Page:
The framework of Life in Squares is too narrow for the teases that poke their head into shot. Almost every cameo – for that is what they eventually are – suggests a more gritty and vital experience just out of shot. The rivalry between Strachey and Maynard Keynes (particularly over Duncan Grant) is passed over with one lunch. The life of homosexuals in this period is commented on, mourned over even (in a very touching scene between Grant and a sympathetic doctor), but it is all a story for another time. Virgina Woolf has often been criticised in her work (and in her diaries) for being cut off from the tumultuous goings on in the wider world, and here there is an interesting attempt to portray a group who are not really sure where they stand when it comes to the shadow of fascism – of course they’re against it in principle, but the idea of actually doing something about it would burst that honeysuckle bubble. But for these scenes Woolf is gone altogether. It is for Bell to argue with her son Julian over the foolishness of joining the International Brigade at the breakfast table. ‘I hate it when you fight,’ sobs the daughter. At least something is happening, says the viewer.
But this is where we end up when Vanessa Bell – this version of Vanessa Bell at least – is the focal point. Even the insular Woolf is dropping by and talking about lecturing in America and mingling with London’s literati. Bell has all but given up painting when her first child is born – her bohemian commune at Charleston in West Sussex seems to comprise only three or four regular participants, and when they suggest leaving for such frivolous reasons as touring America, Bell seems devastated. Life in Squares, in fact, could have been the BBC’s first agoraphobic mini-series. By leaving all of the excitement and… dare I say it: drama… outside the walls of Bell’s small world, Coe has a written a serial that, by the end, really does give the impression of that suppressive isolationist condition.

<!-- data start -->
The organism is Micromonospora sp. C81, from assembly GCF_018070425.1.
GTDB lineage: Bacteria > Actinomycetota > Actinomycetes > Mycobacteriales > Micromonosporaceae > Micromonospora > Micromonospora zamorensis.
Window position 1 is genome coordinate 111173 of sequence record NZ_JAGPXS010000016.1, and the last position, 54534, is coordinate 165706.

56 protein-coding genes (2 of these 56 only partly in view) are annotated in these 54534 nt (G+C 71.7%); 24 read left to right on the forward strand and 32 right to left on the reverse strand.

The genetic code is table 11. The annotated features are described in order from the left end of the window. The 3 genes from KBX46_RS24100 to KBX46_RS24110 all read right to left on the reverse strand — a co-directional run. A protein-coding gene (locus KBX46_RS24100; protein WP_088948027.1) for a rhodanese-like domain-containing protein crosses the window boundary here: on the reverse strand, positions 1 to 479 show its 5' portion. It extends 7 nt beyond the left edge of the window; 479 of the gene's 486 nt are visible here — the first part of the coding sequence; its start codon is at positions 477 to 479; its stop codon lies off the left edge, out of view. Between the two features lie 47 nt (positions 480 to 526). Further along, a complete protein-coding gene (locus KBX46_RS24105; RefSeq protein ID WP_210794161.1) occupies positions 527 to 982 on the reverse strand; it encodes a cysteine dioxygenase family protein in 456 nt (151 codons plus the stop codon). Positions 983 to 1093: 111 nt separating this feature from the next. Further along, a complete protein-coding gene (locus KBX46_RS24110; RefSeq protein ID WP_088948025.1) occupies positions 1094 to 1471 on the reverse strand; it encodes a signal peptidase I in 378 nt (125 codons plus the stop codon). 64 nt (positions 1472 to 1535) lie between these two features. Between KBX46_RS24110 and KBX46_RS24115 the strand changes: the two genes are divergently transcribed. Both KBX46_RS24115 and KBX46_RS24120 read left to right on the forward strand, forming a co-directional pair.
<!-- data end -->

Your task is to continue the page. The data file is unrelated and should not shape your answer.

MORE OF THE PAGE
Life in Squares purports to be about the Bloomsbury Group, without doubt some of the most influential figures of the twentieth century. But it is essentially about Vanessa Bell, the one for whom such an accolade would be sadly overstating a case. That Bell was an interesting artist, and an interesting figure, is not in dispute. But that in this three hours she can nudge out of shot her sister, Strachey, Keynes, Eliot, Sackville-West, EM Forster, even Leonard Woolf, is a weakness in conception, and perhaps even a weakness of commission.